For classification of GTs several approaches are used. The most prominent one is the classification by amino acid sequence similarities, as basically done by the Carbohydrate-Active enZYmes Database (CAZy). The CAZy database groups the different GTs into families. It comprises 97 families based on ∼215,930 entries (at 27th November, 2015). Additionally ∼4,015 sequences are not classified to this date. Nomenclature of the families is performed by use of GT and the following number of the GT family. Next to the EC 2.4 families, the CAZy classification also includes six families, belonging to EC 3.X and EC 5.X with around 395 entries. In 2012 the CAZy classification contained only ∼87,000 entries which were divided into 90 families, showing the fast development in the field of sequence identification of GTs (Gloster, 2014). In November 2015, the three families 36, 46, and 86 are still listed, but do not contain any sequences since no characterized members (GT-46) exist, or they have been deleted and merged with other GT-families (GT-36 and GT-86) based on newest findings. From the ∼215,930 listed sequences less than 1% (1,919) has been characterized. Structures are available for 161 of these, distributed over 41 families, which include solely three crystal structures, two of them for bacterial GTs. The statistical insights of the several GT-families as classified by CAZy are displayed in in Table 1.

TABLE 1
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TABLE 1. Statistics of CAZy database accessed at 27th November, 2015.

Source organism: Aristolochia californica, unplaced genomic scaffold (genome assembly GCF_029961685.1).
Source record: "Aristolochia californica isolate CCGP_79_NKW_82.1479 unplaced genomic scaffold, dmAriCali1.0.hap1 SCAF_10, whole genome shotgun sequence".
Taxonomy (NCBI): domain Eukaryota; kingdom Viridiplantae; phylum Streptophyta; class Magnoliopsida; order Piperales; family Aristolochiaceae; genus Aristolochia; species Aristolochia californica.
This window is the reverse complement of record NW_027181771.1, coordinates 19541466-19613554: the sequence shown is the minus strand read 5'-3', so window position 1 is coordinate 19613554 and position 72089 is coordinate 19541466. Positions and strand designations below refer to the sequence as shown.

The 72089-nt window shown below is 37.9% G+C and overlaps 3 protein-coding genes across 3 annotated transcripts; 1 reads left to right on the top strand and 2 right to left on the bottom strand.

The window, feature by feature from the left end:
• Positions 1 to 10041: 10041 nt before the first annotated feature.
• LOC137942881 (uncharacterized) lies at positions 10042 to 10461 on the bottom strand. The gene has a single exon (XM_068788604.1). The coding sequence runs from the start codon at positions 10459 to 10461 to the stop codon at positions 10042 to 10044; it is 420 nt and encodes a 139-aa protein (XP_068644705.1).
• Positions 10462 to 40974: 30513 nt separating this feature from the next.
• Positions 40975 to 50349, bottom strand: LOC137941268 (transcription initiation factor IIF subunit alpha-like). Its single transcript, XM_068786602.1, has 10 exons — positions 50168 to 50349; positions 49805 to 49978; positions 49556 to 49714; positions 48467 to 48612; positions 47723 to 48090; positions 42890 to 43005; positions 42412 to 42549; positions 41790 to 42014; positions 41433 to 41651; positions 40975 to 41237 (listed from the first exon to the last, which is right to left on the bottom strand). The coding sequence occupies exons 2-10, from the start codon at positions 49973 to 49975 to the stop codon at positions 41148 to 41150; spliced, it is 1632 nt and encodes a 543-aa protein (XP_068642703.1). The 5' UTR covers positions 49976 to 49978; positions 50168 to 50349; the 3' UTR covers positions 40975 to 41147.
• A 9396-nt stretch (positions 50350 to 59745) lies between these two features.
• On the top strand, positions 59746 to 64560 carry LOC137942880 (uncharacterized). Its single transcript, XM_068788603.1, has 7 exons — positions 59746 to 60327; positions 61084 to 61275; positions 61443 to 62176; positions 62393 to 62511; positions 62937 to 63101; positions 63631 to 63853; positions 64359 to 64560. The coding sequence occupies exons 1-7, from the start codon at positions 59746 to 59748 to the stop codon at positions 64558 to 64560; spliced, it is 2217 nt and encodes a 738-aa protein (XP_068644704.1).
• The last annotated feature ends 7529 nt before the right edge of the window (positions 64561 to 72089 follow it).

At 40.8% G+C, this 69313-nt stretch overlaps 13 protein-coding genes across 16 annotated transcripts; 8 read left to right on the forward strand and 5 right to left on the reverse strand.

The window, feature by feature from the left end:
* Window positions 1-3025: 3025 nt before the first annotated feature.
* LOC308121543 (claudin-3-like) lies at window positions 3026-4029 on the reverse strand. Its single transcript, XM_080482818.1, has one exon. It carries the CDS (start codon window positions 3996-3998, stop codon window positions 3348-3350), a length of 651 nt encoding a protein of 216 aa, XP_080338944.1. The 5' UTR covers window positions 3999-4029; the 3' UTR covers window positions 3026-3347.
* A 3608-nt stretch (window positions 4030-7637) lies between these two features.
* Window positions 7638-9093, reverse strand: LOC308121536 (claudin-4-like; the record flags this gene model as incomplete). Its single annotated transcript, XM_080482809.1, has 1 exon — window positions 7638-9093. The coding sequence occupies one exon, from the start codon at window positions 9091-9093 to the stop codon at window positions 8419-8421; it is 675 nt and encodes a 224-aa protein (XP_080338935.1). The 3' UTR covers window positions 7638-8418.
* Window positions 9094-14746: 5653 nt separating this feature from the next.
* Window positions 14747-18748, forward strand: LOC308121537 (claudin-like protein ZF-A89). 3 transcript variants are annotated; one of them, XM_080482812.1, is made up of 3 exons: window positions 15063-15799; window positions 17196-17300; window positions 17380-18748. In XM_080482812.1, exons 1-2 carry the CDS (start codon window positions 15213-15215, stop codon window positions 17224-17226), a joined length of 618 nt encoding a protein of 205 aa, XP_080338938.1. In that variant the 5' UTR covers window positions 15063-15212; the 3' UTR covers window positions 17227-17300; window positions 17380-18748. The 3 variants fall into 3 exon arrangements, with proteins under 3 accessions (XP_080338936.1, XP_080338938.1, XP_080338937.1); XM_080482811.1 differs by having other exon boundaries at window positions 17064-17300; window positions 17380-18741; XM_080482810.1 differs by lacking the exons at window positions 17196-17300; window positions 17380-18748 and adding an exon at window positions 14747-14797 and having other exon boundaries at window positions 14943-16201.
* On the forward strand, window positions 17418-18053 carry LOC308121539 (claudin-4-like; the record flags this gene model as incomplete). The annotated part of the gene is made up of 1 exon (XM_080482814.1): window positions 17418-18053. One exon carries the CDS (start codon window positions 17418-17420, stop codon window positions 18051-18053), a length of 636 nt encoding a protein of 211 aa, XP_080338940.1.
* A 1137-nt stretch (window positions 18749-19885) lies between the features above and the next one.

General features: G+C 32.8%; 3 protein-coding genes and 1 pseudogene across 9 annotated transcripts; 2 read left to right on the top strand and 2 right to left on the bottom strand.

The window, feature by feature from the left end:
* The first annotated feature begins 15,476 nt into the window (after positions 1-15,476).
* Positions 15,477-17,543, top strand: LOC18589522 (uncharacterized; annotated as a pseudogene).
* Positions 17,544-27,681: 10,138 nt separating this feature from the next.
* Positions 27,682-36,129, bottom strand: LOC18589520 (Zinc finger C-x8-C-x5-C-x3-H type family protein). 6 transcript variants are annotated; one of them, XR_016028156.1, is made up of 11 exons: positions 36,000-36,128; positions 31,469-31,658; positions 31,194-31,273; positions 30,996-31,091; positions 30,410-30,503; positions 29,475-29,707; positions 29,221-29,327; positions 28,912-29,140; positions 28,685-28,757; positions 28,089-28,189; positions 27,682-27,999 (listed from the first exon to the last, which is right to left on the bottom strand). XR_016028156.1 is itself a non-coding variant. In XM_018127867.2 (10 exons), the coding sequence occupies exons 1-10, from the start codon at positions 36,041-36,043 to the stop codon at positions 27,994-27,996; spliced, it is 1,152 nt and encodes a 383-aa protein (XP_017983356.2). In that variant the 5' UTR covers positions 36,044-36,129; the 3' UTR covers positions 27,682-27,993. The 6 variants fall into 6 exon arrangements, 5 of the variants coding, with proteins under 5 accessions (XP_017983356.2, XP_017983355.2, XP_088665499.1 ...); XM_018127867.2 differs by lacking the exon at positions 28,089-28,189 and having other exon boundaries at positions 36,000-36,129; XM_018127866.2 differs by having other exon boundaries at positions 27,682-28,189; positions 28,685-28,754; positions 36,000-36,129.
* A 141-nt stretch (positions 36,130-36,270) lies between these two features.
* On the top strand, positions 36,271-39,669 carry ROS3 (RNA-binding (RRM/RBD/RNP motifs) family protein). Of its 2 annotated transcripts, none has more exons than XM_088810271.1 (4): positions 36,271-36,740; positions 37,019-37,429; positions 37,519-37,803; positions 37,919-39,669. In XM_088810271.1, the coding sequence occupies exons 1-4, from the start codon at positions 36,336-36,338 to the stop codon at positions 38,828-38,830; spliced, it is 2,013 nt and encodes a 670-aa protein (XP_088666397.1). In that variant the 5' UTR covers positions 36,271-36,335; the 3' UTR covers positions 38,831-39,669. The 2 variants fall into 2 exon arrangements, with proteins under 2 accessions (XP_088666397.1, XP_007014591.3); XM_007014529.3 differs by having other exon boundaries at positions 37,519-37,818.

Use of CAZy database for classification toward substrate specificity is done by conserved three-dimensional architecture for the structures of all nucleotide sugar dependent GTs. All structures of GTs solved to date adopt one of three folds, termed GT-A, GT-B, and GT-C (Gloster, 2014). The GT-A enzymes are generally dependent on divalent metal ions and comprise two β/α/β Rossmann-like domains. A highly conserved DXD motif within the active side coordinates the metal ion, which stabilizes the charged phosphate groups of the nucleotide sugar donor, therefore supporting departure of the leaving group. The three dimensional architecture of GT-B enzymes comprises two β/α/β Rossmann-like domains that face each other. These enzymes are generally independent of metal ions, and the active site is spatially located in between the two Rossmann-like domains. The residues of the active side are involved in leaving group departure. In 2003 there was identified the third family, the GT-C enzymes, which are hydrophobic integral membrane proteins having a modified DXD signature in the first extracellular loop, and mainly using lipid phosphate linked sugar donors (Liu and Mushegian, 2003; Gloster, 2014). The limited amount of structural folds in GTs might result from the potential evolutionary origin of only few precursors’ sequences. Only GTs belonging to GT2 and GT4 are found in ancient Archaea, and it is assumed that the other families may have evolved from these two families (Coutinho et al., 2003). The next step toward increased functional prediction and substrate specificity is the classification into clans that is performed by grouping families displaying similar fold, analogous catalytic apparatus and identical mechanism (Coutinho et al., 2003; Osmani et al., 2009). These approaches will end up in so called subfamilies to further increase the functional prediction, but are also guided by the need of the researcher. Mammalian and bacterial GTs show only a very low identity on amino acid sequence level even if they synthesize the same glycan linkages (Brockhausen, 2014). Plant and bacterial GTs also have a low identity on nucleotide and amino acid level, which is the same for bacterial GTs amongst themselves, but similarities might be identified on structural level (Gloster, 2014). Next to their role in protein- and natural product glycosylation or oligo- and polysaccharide biosynthesis, they can be used for tailored chemo-enzymatic synthesis of novel, modified natural products (Luzhetskyy and Bechthold, 2008). Additionally, they play essential roles in fundamental biological processes and might be exploited for novel medical applications (Wu et al., 2012; Zhan et al., 2015). Especially by in-depth characterization and altered sugar functionality of GTs, this emerging field may develop rapidly.